J.M.W. Turner: Sketchbooks, Drawings and Watercolours

Sheets Associated with the 1831 Tour of Scotland 1831

Turner Bequest CLIV K, CCCXLI a 284, CCCXLI a 285, CCCLXIV d 324–327, 329, 330, 353, 357–361v, 369, 370, 370v
During his 1831 tour of Scotland, Turner documented almost all stages of his journey in a series of eleven sketchbooks; see Tour of Scotland for Scott’s Poetical Works 1831 Tour Introduction. A small group of loose sheets of various types of paper with sketches relating to the tour have also emerged. While some of these sheets constitute a group in their own right, others were used on an ad hoc basis in addition to the sketchbooks. With such a disparate group of associated loose sheets it is possible that there are further associated sketches which have not survived, or have not yet been identified and are yet to come to light.
David Wallace-Hadrill and Janet Carolan have identified a group of around seventeen sheets that were used during excursions from Hugh Munro’s house at Novar near Evanton, Ross-shire.1 The sketches depict Novar House and views nearby of the Cromarty Firth, the Black Rock Gorge and Glen Glass. There are also a few sketches made on a trip north towards the Dornoch Firth.
It is not certain why Turner used loose sheets rather than the Inverness sketchbook, which he had been using previously and which still had plenty of blank pages. Perhaps he was taking the opportunity to ‘travel light’ by carrying just a pencil and a roll of paper, or he may have set off for the day without his sketchbook and had to borrow paper from Hugh Munro.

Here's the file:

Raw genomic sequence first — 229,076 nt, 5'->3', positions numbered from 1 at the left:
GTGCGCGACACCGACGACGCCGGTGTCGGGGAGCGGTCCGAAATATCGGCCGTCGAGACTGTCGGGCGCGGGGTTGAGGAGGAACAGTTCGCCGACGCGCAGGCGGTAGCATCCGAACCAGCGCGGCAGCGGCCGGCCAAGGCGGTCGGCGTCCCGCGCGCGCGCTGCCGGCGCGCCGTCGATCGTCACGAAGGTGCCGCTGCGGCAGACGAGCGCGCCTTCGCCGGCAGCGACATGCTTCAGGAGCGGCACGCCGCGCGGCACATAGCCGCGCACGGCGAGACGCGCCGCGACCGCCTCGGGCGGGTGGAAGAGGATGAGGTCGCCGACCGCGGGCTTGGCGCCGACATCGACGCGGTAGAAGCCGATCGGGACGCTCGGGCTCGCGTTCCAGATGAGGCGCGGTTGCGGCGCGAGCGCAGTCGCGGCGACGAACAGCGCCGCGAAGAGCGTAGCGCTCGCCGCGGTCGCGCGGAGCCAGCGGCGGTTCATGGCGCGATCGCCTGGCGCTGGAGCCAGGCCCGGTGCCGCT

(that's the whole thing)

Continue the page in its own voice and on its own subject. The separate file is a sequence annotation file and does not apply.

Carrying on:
Other loose-leaf sketches made on the tour were used alongside sketchbooks. Both sides of one single sheet of paper (Tate D12109; Turner Bequest CLIV K) were used alongside the Minstrelsy of the Scottish Border sketchbook for several sketches of subjects that also appear in that book: Tate D25830–D25831 (Turner Bequest CCLXVI 35a–36). The sketches appear to have been made on the spot rather than being worked up from other sketches or from memory, but why Turner should have used a single loose sheet alongside the sketchbook is not clear. Two sheets of sketches of Fingal’s Cave on Staffa (Tate D34001, D34002; Turner Bequest CCCXLI a 284, 285) closely resemble sketches in the Staffa sketchbook (Tate D26797, D26798; Turner Bequest CCLXXIII 29, 29a) and it is not certain if they were made on the spot, or worked up in the studio based on those sketches.
1
Wallace-Hadrill and Carolan 1994.

Thomas Ardill
August 2010

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How to cite

Thomas Ardill, ‘Sheets Associated with the 1831 Tour of Scotland 1831’, subset, August 2010, in David Blayney Brown (ed.), J.M.W. Turner: Sketchbooks, Drawings and Watercolours, December 2012, https://www.tate.org.uk/art/research-publications/jmw-turner/sheets-associated-with-the-1831-tour-of-scotland-r1135594, accessed 25 July 2014.